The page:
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09 Jul 2015, 1:38 AM UTC

Antarctic air mass to send south-east Queensland temperatures plummeting

Antarctic air mass to send south-east Queensland temperatures plummeting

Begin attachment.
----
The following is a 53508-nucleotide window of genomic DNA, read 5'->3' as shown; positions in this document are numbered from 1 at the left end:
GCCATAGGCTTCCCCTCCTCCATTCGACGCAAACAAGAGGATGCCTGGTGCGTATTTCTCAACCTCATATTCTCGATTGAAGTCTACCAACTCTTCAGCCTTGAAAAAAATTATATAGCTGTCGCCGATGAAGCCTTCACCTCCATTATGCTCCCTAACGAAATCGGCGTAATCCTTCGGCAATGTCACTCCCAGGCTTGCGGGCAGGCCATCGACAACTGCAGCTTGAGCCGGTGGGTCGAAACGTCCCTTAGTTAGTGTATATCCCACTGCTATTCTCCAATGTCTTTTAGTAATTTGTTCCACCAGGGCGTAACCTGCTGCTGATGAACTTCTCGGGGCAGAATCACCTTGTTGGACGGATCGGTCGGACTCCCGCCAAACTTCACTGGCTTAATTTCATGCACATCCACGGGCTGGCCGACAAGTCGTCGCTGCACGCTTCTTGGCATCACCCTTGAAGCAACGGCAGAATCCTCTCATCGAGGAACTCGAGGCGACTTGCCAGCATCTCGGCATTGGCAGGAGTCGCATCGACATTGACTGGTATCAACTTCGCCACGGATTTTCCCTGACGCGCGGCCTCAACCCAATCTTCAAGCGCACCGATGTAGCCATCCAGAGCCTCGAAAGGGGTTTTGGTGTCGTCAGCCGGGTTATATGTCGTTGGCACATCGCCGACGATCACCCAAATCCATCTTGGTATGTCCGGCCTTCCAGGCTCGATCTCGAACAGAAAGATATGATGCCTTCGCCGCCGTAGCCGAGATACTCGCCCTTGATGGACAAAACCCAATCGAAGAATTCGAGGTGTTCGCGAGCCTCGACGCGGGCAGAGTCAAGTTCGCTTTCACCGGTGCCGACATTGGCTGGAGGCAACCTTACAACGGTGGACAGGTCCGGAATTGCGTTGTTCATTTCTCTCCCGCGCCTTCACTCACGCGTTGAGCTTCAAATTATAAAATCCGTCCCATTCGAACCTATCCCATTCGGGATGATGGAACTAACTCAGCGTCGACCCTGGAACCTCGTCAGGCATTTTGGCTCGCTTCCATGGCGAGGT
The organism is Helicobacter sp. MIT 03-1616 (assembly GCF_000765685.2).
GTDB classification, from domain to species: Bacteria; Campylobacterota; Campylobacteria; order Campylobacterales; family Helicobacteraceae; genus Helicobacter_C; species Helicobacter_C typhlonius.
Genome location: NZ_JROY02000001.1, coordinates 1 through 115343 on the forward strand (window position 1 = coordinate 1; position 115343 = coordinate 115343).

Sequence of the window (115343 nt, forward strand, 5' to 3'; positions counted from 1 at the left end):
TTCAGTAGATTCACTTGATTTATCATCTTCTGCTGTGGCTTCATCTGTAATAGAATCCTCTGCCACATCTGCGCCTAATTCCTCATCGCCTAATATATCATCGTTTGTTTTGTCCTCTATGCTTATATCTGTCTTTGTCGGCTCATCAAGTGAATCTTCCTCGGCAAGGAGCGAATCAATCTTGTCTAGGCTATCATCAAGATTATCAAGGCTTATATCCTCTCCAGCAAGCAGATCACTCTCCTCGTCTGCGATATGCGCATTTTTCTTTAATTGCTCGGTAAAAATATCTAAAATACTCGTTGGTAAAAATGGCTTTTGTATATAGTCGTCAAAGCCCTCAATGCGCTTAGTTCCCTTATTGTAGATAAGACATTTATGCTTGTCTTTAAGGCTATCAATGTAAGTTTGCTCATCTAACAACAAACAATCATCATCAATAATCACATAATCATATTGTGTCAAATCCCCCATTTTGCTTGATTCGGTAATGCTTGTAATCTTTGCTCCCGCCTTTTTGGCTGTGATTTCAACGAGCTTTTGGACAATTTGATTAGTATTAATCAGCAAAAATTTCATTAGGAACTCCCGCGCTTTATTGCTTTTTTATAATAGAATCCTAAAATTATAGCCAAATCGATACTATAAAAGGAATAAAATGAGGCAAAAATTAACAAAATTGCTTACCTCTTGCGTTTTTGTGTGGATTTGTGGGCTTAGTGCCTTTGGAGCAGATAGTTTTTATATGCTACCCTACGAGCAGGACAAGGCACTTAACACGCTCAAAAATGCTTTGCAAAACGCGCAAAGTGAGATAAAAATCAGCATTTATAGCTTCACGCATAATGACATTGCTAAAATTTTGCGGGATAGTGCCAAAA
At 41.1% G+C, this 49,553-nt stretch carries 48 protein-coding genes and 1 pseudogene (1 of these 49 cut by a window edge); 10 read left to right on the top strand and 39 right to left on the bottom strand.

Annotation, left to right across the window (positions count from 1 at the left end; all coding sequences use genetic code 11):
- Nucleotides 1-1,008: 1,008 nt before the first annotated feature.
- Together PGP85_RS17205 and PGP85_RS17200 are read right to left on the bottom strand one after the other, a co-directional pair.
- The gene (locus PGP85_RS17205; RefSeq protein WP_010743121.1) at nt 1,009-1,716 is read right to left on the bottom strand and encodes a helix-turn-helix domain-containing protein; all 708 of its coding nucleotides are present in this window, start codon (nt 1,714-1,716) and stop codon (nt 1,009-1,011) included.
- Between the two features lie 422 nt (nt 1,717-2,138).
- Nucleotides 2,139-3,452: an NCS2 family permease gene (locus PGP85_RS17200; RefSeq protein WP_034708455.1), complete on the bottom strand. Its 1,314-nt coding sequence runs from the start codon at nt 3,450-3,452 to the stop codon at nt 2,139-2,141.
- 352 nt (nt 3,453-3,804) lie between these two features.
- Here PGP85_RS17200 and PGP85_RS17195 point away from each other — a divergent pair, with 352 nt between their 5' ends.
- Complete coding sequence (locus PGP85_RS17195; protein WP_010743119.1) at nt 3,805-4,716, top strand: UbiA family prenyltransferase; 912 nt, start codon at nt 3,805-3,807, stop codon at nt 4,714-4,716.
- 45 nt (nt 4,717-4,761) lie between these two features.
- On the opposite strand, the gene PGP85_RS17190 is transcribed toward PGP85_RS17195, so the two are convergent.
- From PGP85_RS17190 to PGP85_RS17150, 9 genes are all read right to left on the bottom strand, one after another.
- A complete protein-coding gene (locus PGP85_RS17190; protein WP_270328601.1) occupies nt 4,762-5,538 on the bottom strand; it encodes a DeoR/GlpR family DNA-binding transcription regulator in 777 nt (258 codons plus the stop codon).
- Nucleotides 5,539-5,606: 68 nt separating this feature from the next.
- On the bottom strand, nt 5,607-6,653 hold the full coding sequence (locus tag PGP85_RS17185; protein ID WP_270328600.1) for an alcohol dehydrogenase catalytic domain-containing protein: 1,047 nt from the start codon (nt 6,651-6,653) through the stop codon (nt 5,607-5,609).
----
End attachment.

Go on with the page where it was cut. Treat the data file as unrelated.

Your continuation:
A cold air mass that formed over Antarctica is set to strike south-east Queensland by the weekend, the weather bureau says. Forecaster Michael Knepp said maximum temperatures across the region were expected to plummet by Sunday as the cold air mass clashed with a warm air trough moving in from western Queensland. "You're really going to feel like winter has arrived come Sunday, with probably the coldest temperatures we've seen in the south east for maybe two or three years," he said. "You're really going to feel it on Sunday and even on Monday, and Tuesday - still going to remain cold with temperatures in Brisbane maybe not getting as high as 15 (degrees Celsius)." By Monday, minimum temperatures in the south east are forecast to drop to 6C and will remain low until later in the week. Minimum temperatures on the Granite Belt are forecast to drop below zero, with Stanthorpe expecting -2C on Monday and Wednesday. In other parts of Queensland, including coastal areas, single-digit overnight temperatures were forecast from Monday until Wednesday. Rare thunderstorm expected Mr Knepp said the warm air trough would move into south-east Queensland today, bringing showers and also the chance of a thunderstorm on Saturday. "We'll just see the chances really build up over the next few days as a trough approaches us from the west," he said. "This trough is going to bring a significantly different air mass into south-east Queensland from Sunday. "Very rare to get thunderstorms in July but it just shows you how potent this trough system will be with this clash of air masses." He said the cold, dry, stable Antarctic air mass would remain in the south east for several days. "It's travelled up all the way from the poles," Mr Knepp said.